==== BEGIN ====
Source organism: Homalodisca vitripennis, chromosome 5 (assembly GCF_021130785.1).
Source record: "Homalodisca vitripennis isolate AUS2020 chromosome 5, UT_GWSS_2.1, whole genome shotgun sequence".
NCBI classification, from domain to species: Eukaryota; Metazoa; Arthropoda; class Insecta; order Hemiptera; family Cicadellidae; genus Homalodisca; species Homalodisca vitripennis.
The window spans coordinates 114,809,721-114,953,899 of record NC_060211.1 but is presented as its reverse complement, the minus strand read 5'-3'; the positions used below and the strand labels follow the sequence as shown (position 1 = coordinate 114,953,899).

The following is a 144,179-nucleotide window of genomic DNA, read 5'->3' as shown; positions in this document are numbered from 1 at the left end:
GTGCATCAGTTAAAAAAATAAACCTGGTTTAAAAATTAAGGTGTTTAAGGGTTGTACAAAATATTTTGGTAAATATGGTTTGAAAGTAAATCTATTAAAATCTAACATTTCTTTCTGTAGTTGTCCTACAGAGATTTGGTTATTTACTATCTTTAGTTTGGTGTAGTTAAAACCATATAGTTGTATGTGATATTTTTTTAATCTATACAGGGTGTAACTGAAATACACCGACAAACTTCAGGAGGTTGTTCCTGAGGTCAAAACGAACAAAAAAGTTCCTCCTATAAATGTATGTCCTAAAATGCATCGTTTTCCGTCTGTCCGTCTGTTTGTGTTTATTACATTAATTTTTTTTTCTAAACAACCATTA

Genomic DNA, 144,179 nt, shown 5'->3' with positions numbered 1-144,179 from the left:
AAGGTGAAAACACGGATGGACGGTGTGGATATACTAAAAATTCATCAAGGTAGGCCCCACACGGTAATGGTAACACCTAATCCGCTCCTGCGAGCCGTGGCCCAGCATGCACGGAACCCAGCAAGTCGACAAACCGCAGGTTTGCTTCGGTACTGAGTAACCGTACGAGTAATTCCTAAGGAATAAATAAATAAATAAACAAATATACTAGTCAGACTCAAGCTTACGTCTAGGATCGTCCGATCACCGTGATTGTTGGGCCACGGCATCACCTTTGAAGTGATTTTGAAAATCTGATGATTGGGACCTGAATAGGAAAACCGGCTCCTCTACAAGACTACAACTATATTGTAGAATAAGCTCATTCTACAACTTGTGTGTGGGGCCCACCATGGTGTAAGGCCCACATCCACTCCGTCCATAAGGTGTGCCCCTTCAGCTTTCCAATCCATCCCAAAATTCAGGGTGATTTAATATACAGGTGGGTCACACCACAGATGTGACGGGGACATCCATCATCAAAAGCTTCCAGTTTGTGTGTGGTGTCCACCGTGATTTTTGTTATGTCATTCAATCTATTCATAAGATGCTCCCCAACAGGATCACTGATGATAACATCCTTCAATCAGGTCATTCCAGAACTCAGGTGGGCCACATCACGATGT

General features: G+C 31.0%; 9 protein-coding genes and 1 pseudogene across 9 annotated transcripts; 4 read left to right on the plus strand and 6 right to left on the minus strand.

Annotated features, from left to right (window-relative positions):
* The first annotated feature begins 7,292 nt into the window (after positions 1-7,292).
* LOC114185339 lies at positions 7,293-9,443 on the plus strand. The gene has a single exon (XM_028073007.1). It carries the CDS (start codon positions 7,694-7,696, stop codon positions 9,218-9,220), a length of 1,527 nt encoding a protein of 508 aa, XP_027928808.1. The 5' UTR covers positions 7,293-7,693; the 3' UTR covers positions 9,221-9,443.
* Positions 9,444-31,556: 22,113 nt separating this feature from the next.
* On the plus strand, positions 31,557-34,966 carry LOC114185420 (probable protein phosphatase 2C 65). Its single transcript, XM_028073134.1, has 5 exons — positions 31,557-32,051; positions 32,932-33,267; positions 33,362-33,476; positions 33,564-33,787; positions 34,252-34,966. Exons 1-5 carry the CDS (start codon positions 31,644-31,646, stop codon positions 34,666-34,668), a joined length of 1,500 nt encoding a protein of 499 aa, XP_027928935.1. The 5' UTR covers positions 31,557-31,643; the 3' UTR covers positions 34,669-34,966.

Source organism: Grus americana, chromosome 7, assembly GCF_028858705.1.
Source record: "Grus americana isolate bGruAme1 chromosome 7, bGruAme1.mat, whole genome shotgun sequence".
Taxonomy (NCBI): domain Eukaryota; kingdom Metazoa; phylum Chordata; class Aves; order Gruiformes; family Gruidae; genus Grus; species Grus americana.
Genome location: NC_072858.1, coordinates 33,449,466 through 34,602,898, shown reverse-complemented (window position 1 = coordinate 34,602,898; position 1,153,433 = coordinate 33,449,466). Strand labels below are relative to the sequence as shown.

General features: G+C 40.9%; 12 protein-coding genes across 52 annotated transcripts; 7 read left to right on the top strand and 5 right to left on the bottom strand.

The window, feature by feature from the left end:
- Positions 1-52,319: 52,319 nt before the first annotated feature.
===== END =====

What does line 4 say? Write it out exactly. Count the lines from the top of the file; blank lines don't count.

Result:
The window spans coordinates 114,809,721-114,953,899 of record NC_060211.1 but is presented as its reverse complement, the minus strand read 5'-3'; the positions used below and the strand labels follow the sequence as shown (position 1 = coordinate 114,953,899).